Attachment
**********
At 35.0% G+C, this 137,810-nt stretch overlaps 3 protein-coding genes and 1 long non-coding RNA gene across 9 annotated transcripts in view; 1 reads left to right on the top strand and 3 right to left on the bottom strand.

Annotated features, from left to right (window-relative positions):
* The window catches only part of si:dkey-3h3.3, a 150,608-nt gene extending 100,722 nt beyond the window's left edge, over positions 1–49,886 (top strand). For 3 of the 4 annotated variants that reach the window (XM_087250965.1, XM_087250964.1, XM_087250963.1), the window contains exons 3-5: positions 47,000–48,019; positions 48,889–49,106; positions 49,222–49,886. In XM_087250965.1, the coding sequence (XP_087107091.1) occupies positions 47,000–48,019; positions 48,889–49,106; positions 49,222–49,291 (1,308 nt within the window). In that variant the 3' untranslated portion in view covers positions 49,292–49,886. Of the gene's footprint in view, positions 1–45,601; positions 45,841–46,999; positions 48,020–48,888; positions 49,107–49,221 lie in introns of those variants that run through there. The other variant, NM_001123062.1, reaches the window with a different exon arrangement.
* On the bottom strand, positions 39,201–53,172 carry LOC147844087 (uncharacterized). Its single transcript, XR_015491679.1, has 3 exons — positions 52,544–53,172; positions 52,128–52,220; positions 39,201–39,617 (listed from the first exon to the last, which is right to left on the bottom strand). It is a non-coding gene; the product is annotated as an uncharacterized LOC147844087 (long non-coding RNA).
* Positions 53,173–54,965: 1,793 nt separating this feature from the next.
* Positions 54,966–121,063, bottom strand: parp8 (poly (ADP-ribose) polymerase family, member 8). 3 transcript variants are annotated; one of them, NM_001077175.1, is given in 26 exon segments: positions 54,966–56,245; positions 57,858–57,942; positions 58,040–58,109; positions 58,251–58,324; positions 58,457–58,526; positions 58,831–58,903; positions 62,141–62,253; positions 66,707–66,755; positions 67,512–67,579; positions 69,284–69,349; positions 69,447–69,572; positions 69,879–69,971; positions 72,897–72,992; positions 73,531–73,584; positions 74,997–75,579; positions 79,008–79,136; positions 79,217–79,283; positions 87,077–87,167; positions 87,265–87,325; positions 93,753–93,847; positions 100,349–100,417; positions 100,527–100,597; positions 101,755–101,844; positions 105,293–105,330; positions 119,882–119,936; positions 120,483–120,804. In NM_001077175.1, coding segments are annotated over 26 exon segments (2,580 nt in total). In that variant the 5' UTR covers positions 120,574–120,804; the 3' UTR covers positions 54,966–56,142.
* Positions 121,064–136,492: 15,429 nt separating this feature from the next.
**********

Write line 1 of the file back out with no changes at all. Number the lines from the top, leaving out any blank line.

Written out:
At 35.0% G+C, this 137,810-nt stretch overlaps 3 protein-coding genes and 1 long non-coding RNA gene across 9 annotated transcripts in view; 1 reads left to right on the top strand and 3 right to left on the bottom strand.